WinDVD Recorder $119.95 interVideo www.intervideo.com Rating: 2.5 out of 5
If you're lusting to add a DVD recorder to your home theater system but are balking at the $1,000-plus price tag, WinDVD Recorder wants to answer your prayers. The software plays and, when coupled with a video-input source, records DVDs. At about $120 (plus a DVD burner and video capture card), it's significantly less expensive than a consumer electronics DVD writer. But it may leave you wishing for more.
The program lets you create DVDs from any video source, such as a DV camcorder or live television, and you can save directly to a DVD or hard drive for later burning. The program is best suited for converting home movies to DVDs, but it doesn't include even the most basic facilities for editing clips or DVD authoring. Although it can record TV shows for later viewing, WinDVD Recorder isn't well suited as a PVR replacement. I couldn't find a way to schedule a recording for later or watch a DVD while recording a TV show in the background.
The program has good support for DVD playback, including subtitles, languages, pan and zoom, several aspect ratios, and other features common to DVDs. The interface, however, uses a hackneyed "make it look like a consumer electronics DVD player" metaphor. The result is a steep learning curve while you struggle to figure out what each tiny, unlabeled button and icon does.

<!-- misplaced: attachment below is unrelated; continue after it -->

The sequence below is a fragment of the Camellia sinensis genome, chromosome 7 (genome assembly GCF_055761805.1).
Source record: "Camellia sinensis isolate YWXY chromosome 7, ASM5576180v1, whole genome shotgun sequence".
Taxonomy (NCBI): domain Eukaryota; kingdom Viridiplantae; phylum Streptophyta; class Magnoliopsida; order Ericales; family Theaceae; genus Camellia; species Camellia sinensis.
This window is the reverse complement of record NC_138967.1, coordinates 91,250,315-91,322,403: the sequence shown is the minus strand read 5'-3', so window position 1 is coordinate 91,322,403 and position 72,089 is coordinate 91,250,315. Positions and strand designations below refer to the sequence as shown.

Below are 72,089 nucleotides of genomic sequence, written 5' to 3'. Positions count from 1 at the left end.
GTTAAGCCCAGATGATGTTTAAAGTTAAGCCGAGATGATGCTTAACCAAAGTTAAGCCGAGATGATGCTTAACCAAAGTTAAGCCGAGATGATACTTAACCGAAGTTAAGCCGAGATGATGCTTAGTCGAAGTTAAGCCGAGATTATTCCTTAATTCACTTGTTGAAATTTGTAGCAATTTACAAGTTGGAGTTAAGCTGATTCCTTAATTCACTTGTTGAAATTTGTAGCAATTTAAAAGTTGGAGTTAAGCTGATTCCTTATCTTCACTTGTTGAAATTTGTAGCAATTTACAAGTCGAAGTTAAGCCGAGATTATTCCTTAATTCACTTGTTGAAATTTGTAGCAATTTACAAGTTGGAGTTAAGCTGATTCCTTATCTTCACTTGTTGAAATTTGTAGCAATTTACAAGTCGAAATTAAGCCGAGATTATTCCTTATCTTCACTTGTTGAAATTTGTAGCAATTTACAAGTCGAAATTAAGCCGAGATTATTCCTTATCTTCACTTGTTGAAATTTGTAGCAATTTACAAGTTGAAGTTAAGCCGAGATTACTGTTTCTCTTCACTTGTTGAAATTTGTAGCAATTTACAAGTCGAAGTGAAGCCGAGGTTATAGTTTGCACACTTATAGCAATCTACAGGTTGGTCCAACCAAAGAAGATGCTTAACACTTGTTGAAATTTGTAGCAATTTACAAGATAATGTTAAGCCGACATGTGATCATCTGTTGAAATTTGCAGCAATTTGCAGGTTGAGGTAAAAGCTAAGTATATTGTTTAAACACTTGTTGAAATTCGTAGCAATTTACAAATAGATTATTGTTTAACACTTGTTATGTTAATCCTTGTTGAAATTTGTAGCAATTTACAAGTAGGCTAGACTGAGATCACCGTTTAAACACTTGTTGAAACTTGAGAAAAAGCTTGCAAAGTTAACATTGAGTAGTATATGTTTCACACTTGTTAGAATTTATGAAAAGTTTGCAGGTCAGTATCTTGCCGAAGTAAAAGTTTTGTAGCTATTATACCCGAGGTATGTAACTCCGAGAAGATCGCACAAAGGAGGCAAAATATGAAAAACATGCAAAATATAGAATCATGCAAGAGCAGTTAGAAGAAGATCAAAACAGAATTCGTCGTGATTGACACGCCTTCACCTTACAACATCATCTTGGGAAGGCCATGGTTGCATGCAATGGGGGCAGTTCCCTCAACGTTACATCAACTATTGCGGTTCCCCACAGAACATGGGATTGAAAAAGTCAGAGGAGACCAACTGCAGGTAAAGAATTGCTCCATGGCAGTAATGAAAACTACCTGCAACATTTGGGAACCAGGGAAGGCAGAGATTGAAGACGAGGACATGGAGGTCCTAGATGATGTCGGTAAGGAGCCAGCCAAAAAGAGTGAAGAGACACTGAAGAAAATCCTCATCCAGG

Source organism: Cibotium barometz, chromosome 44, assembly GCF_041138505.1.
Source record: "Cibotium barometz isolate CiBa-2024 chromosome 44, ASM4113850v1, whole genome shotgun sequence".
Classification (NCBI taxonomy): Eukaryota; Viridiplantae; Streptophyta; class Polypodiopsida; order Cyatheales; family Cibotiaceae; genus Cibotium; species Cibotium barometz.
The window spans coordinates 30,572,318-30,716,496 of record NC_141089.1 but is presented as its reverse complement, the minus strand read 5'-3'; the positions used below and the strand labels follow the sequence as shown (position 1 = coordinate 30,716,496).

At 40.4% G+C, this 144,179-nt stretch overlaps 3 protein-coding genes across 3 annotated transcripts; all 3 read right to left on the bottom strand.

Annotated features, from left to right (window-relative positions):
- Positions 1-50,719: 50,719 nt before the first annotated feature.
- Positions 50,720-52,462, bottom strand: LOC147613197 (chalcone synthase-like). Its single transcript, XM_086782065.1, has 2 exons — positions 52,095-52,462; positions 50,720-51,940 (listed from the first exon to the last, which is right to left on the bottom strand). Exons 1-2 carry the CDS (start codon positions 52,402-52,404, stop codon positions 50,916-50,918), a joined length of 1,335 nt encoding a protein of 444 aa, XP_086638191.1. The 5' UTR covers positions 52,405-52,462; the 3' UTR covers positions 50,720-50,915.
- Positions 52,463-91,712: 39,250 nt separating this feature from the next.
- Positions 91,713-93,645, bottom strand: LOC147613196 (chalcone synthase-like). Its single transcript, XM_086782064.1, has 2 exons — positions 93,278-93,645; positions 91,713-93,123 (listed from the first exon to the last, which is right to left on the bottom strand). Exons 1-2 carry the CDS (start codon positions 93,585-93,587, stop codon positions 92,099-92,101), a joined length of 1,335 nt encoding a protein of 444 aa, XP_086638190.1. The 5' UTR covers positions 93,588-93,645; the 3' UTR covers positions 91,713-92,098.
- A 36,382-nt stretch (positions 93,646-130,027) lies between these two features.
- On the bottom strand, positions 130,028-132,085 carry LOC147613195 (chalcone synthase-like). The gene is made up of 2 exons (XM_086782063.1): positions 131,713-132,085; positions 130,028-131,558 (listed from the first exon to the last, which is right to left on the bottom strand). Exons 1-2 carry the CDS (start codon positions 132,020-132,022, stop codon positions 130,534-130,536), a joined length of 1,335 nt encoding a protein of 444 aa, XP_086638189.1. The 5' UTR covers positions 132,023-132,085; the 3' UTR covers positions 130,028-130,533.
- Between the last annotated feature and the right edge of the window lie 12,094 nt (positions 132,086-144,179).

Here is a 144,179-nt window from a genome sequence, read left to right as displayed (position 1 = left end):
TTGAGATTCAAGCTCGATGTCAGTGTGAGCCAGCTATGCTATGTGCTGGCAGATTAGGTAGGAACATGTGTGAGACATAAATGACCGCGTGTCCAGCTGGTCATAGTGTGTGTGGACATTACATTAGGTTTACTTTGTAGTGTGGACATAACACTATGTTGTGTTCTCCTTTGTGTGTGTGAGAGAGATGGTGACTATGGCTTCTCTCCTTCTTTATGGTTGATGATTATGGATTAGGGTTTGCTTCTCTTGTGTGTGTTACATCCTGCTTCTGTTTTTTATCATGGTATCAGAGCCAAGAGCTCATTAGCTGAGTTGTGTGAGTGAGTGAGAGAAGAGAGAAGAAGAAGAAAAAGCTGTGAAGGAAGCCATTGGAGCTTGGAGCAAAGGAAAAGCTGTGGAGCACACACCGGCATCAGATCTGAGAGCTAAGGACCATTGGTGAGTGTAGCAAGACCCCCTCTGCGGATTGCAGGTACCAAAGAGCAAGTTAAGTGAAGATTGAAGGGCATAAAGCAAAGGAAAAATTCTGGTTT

The program also has some stiff system requirements, including Win2000 or XP with at least a 600MHz PIII (a 1GHz PIII for direct-to-disk recording, but a 1.6GHz P4 preferred). If your PC is on the border, try the free trial version first. You'll also need a PCI or USB video-input device or compatible DV camcorder and a compatible DVD+R/RW, DVD-R/RW, or DVD-RAM burner. Ultimately, consider saving your $120 and keep putting your pennies toward a hardware DVD burner.
Reprinted with permission from Computer Power User magazine.